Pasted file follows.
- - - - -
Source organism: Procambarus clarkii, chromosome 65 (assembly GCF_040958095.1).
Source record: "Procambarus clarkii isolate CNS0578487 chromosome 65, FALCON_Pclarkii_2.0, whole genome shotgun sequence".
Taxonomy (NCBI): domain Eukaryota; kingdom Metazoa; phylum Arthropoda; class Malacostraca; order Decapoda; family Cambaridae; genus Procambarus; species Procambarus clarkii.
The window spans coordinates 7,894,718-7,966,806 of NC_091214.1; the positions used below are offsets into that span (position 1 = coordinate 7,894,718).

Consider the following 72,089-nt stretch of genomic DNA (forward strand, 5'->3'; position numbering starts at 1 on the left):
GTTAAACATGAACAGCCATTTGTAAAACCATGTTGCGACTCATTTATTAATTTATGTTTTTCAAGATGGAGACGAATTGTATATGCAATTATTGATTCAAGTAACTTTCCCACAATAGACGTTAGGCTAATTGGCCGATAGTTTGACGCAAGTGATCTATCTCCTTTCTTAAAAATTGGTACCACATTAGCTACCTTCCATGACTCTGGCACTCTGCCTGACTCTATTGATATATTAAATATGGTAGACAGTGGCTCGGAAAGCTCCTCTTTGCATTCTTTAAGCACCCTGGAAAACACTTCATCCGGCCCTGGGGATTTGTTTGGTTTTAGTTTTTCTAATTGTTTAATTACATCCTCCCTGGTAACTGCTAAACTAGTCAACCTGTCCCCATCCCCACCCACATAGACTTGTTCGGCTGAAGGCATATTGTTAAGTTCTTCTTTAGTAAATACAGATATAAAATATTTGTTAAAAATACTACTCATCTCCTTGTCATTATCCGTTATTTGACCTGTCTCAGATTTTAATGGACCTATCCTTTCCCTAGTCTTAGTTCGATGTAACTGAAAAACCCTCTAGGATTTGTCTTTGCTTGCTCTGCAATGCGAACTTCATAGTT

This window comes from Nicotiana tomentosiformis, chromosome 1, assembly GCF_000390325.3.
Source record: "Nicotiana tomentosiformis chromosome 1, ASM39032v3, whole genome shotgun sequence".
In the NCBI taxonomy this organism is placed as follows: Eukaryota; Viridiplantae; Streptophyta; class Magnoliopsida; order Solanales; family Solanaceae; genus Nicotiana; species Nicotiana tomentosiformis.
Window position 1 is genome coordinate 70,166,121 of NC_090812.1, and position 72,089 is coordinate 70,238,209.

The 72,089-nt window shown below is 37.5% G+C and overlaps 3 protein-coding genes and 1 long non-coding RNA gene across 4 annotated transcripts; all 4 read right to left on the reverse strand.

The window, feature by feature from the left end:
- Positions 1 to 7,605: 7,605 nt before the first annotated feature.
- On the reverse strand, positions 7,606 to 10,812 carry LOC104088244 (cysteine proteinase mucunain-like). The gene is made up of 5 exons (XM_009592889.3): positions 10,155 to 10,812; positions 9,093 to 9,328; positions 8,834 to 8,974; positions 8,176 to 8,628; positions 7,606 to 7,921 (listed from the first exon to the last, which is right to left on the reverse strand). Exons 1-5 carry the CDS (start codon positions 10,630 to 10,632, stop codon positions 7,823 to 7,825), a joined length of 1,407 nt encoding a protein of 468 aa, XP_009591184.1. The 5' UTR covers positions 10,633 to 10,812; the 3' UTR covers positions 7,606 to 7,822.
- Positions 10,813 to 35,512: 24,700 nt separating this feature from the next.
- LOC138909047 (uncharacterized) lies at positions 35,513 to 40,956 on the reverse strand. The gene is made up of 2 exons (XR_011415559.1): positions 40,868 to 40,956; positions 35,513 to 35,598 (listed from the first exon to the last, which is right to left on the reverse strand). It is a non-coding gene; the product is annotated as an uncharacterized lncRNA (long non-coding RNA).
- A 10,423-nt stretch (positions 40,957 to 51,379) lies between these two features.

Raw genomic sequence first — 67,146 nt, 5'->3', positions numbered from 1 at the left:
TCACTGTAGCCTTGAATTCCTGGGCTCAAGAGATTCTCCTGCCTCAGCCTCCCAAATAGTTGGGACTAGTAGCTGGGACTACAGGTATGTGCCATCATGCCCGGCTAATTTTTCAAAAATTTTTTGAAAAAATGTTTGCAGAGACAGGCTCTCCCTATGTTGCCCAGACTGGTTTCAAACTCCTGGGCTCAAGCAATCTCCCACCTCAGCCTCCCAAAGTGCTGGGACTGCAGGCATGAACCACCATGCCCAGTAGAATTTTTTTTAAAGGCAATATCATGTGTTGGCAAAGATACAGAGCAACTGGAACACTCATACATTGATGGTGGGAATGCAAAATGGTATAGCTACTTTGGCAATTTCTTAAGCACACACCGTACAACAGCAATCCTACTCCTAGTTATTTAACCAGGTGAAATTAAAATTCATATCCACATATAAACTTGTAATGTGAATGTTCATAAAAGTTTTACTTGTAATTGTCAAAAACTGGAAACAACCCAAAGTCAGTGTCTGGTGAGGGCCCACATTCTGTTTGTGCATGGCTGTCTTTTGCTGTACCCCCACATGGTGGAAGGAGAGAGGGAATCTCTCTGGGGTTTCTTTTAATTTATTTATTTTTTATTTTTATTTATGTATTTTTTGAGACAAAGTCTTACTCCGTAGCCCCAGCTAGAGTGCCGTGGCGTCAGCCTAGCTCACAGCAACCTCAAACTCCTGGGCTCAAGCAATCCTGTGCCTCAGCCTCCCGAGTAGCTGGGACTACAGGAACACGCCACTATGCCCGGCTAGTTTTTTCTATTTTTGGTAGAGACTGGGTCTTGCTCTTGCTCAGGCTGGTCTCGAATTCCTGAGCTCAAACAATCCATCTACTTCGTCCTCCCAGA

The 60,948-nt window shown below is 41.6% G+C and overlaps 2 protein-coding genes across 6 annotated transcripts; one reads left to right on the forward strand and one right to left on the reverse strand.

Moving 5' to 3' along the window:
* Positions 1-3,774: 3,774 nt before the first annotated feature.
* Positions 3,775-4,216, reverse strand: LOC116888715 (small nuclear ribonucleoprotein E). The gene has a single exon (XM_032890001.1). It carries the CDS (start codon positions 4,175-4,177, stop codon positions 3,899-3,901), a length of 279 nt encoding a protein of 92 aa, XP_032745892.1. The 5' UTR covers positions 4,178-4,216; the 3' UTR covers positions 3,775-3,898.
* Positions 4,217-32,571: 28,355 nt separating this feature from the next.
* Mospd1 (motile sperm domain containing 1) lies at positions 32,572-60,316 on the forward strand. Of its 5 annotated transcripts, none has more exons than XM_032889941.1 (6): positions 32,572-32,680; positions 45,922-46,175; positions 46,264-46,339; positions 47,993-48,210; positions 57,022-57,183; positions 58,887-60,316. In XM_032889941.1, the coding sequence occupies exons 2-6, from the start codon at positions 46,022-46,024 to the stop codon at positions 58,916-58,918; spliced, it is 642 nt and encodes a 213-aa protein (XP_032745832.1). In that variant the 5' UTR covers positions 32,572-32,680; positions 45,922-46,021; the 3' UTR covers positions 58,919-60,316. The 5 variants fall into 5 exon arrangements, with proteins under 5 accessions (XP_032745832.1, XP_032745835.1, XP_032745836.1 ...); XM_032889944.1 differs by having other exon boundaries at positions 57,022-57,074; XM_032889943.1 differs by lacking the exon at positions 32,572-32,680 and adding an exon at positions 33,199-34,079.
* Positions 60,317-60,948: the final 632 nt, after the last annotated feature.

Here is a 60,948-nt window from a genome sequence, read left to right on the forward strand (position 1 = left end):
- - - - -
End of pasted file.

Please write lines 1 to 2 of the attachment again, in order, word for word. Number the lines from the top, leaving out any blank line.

Source organism: Procambarus clarkii, chromosome 65 (assembly GCF_040958095.1).
Source record: "Procambarus clarkii isolate CNS0578487 chromosome 65, FALCON_Pclarkii_2.0, whole genome shotgun sequence".